* To spin off its B&W business
* Shares jump 11 percent (Adds analyst comments, byline)
By Steve James
NEW YORK, Dec 7 (Reuters) - U.S. engineering company McDermott International Inc (MDR.N) plans to split into two publicly traded companies in a move partly aimed at limiting the risk of missing out on lucrative U.S. government contracts.
The company’s announcement on Monday sent its stock up 11 percent on the New York Stock Exchange as investors viewed it as a positive move.
McDermott said the split will be achieved through a spin-off of its Babcock & Wilcox (B&W) unit, which supplies nuclear components for U.S. government defense programs and also operates nuclear facilities.
McDermott’s other business, to be renamed J. Ray McDermott S.A., is focused on offshore energy infrastructure, and its customers are predominantly utilities and major oil companies.
”This is potentially positive news,“ said Steve Fisher, an analyst with UBS. ”The transaction makes sense given the longer term nature of the growth outlook for the power business (which could be years), which in the near term could drag down the growth opportunities of the offshore business.
“Also, the separation could open the door to M&A possibilities for either business,” Fisher wrote in a note.
Graham Mattison, at Lazard Capital Markets, said the split would remove risk posed by recent modifications of Federal Acquisition Regulations, which prohibit federal agencies from awarding new contracts to “inverted” companies which are based overseas and have U.S. subsidiaries. McDermott International, the parent company, has headquarters in Panama.
“While management noted that the new FAR rules have not had any significant impact on the company’s operations or profitability to date, future bidding opportunities could be negatively impacted,” Mattison wrote.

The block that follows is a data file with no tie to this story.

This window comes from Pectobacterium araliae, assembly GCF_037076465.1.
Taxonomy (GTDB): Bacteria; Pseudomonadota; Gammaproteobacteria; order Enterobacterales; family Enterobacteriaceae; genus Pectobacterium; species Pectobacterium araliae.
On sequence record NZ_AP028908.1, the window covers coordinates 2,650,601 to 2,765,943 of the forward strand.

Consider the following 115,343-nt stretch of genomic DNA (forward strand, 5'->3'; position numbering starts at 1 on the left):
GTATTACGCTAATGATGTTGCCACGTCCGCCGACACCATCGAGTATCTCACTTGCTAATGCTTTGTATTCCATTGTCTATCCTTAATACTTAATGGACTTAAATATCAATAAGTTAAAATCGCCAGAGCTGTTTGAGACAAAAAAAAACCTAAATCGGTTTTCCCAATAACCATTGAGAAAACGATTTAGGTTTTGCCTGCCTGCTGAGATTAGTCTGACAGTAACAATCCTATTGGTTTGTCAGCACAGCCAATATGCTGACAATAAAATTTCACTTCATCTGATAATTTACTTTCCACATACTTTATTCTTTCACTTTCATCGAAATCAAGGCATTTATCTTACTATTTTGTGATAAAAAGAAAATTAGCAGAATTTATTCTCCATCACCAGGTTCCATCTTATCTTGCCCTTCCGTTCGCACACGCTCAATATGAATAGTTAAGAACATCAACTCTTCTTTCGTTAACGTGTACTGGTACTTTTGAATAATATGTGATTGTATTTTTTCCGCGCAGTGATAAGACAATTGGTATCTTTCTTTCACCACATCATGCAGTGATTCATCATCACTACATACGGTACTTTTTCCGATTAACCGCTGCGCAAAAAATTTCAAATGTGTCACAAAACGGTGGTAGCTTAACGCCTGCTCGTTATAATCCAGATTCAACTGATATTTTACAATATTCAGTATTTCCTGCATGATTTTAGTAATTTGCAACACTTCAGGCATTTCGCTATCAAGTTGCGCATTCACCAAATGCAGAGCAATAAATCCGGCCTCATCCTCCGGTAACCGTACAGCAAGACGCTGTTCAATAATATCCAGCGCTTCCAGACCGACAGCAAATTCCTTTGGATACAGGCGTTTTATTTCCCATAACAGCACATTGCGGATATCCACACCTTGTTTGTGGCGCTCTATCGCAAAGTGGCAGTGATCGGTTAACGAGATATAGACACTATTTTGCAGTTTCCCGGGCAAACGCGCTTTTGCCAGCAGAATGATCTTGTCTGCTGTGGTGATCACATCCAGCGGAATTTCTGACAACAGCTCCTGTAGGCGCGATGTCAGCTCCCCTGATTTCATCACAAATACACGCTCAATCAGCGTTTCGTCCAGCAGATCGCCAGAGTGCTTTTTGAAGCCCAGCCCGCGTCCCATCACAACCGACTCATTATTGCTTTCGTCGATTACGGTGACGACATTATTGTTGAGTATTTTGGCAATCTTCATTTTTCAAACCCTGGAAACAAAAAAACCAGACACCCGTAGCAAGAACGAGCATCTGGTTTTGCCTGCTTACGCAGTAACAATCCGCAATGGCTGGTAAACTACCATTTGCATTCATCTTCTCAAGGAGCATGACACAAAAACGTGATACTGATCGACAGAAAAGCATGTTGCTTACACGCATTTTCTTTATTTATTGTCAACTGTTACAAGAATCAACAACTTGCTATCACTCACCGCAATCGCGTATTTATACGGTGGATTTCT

He said government operations account for about 15 percent of McDermott’s revenues.
The spin-off is intended to be tax-free to shareholders of McDermott. Following completion of the split -- expected in nine to 12 months -- shareholders will own 100 percent of two separate companies, B&W and J. Ray.
In its announcement, the company said one benefit of splitting in two was “elimination of the risk posed by recent modifications in the rules under the Federal Acquisition Regulations that limit the U.S. Government’s ability to contract with ‘inverted’ companies and their subsidiaries.”
If McDermott did not spin off B&W “it would make it more challenging to win U.S. government work,” said Will Gabrielski, an analyst with Broadpoint Amtech in Connecticut. By splitting into separate companies, “they would no longer be under the McDermott umbrella.”
Gabrielski also said the current structure of the company makes McDermott a less attractive acquisition target.
“If you are looking to acquire the oil and gas business, it makes it harder to buy because of the other business,” he said. “The U.S. government won’t let you have it.”
He said McDermott’s U.S. government contracts include supplying fuel for the nuclear-powered submarine fleet.
McDermott shares rose $2.38, or 11.5 percent, to $23.04 on the NYSE early Monday afternoon.
Reporting by Steve James, editing by Dave Zimmerman; Editing by John Wallace and Richard Chang